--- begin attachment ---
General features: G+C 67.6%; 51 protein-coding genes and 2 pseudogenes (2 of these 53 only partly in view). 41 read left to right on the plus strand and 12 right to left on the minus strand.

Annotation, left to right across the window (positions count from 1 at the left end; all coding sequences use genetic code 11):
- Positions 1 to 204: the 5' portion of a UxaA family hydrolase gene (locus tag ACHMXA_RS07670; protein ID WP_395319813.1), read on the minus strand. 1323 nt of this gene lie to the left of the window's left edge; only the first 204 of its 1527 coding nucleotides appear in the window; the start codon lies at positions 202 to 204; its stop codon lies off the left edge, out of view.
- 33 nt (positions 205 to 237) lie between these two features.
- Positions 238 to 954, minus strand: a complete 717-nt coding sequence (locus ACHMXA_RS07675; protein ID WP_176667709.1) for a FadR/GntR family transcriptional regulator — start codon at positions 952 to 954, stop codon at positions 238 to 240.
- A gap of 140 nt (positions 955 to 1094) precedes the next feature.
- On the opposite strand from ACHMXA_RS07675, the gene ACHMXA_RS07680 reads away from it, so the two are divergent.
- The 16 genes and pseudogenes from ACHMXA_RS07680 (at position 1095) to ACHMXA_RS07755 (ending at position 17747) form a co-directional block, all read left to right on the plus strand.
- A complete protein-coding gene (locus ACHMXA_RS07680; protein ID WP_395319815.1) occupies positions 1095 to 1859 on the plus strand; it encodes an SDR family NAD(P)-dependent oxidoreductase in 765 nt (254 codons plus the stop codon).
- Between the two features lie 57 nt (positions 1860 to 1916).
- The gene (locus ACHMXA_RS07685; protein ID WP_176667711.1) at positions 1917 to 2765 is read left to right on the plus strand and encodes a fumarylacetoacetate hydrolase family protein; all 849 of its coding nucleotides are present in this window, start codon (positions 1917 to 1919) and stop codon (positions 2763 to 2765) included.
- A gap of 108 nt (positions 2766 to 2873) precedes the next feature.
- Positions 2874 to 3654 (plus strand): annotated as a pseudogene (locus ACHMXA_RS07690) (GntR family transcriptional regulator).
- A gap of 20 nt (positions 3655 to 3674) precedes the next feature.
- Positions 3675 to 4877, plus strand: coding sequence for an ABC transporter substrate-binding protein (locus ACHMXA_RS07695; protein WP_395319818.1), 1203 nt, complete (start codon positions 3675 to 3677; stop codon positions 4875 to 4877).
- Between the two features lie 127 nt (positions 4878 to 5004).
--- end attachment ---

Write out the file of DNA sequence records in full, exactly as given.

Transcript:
General features: G+C 67.6%; 51 protein-coding genes and 2 pseudogenes (2 of these 53 only partly in view). 41 read left to right on the plus strand and 12 right to left on the minus strand.

Annotation, left to right across the window (positions count from 1 at the left end; all coding sequences use genetic code 11):
- Positions 1 to 204: the 5' portion of a UxaA family hydrolase gene (locus tag ACHMXA_RS07670; protein ID WP_395319813.1), read on the minus strand. 1323 nt of this gene lie to the left of the window's left edge; only the first 204 of its 1527 coding nucleotides appear in the window; the start codon lies at positions 202 to 204; its stop codon lies off the left edge, out of view.
- 33 nt (positions 205 to 237) lie between these two features.
- Positions 238 to 954, minus strand: a complete 717-nt coding sequence (locus ACHMXA_RS07675; protein ID WP_176667709.1) for a FadR/GntR family transcriptional regulator — start codon at positions 952 to 954, stop codon at positions 238 to 240.
- A gap of 140 nt (positions 955 to 1094) precedes the next feature.
- On the opposite strand from ACHMXA_RS07675, the gene ACHMXA_RS07680 reads away from it, so the two are divergent.
- The 16 genes and pseudogenes from ACHMXA_RS07680 (at position 1095) to ACHMXA_RS07755 (ending at position 17747) form a co-directional block, all read left to right on the plus strand.
- A complete protein-coding gene (locus ACHMXA_RS07680; protein ID WP_395319815.1) occupies positions 1095 to 1859 on the plus strand; it encodes an SDR family NAD(P)-dependent oxidoreductase in 765 nt (254 codons plus the stop codon).
- Between the two features lie 57 nt (positions 1860 to 1916).
- The gene (locus ACHMXA_RS07685; protein ID WP_176667711.1) at positions 1917 to 2765 is read left to right on the plus strand and encodes a fumarylacetoacetate hydrolase family protein; all 849 of its coding nucleotides are present in this window, start codon (positions 1917 to 1919) and stop codon (positions 2763 to 2765) included.
- A gap of 108 nt (positions 2766 to 2873) precedes the next feature.
- Positions 2874 to 3654 (plus strand): annotated as a pseudogene (locus ACHMXA_RS07690) (GntR family transcriptional regulator).
- A gap of 20 nt (positions 3655 to 3674) precedes the next feature.
- Positions 3675 to 4877, plus strand: coding sequence for an ABC transporter substrate-binding protein (locus ACHMXA_RS07695; protein WP_395319818.1), 1203 nt, complete (start codon positions 3675 to 3677; stop codon positions 4875 to 4877).
- Between the two features lie 127 nt (positions 4878 to 5004).